The spiral flow results clearly demonstrate that the incorporation of a minor amount of polyethylene in filled PPS increases the amount of composition injected into the mold relative to its control composition. In comparing the physical properties of invention composition A (run 1) with control composition A' (run 2), it is evident that little change in physical properties fhas occurred. In comparing the physical properties of invention composition B (run 3) with control composition B' (run 4), it is seen that inclusion of 2 weight percent polyethylene generally decreases the physical properties to a greater extent than does inclusion of 0.5 weight percent. A more exact comparison is not possible since the compositions vary in fillers used and quantities employed. However, the physical properties are adequate and the advantage gained in processability is quite desirable from a molding viewpoint.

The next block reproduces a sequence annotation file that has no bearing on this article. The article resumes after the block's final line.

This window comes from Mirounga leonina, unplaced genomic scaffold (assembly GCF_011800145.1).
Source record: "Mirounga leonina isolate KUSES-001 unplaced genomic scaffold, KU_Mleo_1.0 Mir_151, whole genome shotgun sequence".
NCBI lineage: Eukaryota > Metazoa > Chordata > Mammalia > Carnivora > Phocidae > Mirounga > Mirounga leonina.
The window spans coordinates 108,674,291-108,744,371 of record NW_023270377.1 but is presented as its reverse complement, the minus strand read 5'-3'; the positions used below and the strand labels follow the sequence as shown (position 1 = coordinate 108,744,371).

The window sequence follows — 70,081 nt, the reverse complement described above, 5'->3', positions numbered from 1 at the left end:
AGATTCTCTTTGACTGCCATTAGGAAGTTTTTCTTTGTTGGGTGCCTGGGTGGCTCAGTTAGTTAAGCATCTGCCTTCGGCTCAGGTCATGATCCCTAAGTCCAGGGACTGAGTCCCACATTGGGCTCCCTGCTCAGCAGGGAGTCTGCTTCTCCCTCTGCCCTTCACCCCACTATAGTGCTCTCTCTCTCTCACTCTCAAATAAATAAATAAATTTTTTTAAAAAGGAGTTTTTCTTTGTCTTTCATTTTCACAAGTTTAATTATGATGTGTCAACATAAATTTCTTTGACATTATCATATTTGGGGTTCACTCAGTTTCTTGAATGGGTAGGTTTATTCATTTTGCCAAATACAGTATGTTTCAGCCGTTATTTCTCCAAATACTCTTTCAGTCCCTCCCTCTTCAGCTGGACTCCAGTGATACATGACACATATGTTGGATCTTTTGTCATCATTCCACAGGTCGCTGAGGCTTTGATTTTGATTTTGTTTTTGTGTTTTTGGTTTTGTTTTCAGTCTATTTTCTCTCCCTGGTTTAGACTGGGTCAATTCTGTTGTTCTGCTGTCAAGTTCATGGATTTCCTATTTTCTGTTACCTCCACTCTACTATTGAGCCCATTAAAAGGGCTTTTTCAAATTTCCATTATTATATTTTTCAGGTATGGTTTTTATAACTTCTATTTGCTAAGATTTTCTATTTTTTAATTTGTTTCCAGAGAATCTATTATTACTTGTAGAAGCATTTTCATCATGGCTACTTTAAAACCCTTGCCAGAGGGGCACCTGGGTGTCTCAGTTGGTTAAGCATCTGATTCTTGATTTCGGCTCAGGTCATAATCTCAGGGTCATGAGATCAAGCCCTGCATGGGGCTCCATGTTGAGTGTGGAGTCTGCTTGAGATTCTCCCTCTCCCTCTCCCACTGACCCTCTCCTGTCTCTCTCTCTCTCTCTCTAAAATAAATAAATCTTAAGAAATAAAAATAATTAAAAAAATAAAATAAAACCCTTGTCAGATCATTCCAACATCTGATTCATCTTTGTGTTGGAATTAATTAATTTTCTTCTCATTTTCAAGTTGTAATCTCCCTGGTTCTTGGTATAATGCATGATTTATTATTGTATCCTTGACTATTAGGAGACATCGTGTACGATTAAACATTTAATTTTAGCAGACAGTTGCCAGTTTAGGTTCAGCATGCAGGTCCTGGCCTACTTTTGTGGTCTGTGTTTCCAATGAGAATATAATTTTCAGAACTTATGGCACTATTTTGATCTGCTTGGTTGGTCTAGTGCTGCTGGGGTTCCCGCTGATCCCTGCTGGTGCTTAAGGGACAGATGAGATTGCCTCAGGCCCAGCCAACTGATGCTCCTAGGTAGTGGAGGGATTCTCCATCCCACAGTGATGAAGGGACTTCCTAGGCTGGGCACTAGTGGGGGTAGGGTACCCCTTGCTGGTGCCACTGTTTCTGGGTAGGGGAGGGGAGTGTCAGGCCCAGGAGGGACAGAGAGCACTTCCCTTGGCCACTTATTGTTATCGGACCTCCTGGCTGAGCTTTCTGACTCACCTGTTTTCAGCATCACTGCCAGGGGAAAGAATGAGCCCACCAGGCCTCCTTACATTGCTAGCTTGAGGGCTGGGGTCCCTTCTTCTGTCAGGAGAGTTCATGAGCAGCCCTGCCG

|Cited Patent||Filing date||Publication date||Applicant||Title|
|US3354129 *||Nov 27, 1963||Nov 21, 1967||Phillips Petroleum Co||Production of polymers from aromatic compounds|
|US3925530 *||Dec 4, 1972||Dec 9, 1975||Phillips Petroleum Co||Release coating for molds|
|US4025582 *||Jul 3, 1975||May 24, 1977||Phillips Petroleum Company||Ultraviolet-stabilized polyolefin compositions|
|Citing Patent||Filing date||Publication date||Applicant||Title|
|US4337182 *||Mar 26, 1981||Jun 29, 1982||Phillips Petroleum Company||Poly (arylene sulfide) composition suitable for use in semi-conductor encapsulation|
|US4355059 *||Apr 24, 1981||Oct 19, 1982||Phillips Petroleum Company||Poly(arylene sulfide) composition containing a polyolefin|
|US4395509 *||Mar 2, 1982||Jul 26, 1983||Phillips Petroleum Company||Poly(arylene sulfide) composition suitable for molding|
|US4448918 *||Oct 15, 1982||May 15, 1984||Phillips Petroleum Company||Poly(arylene sulfide) composition containing titanium dioxide and 3-mercaptopropyltrimethoxysilane|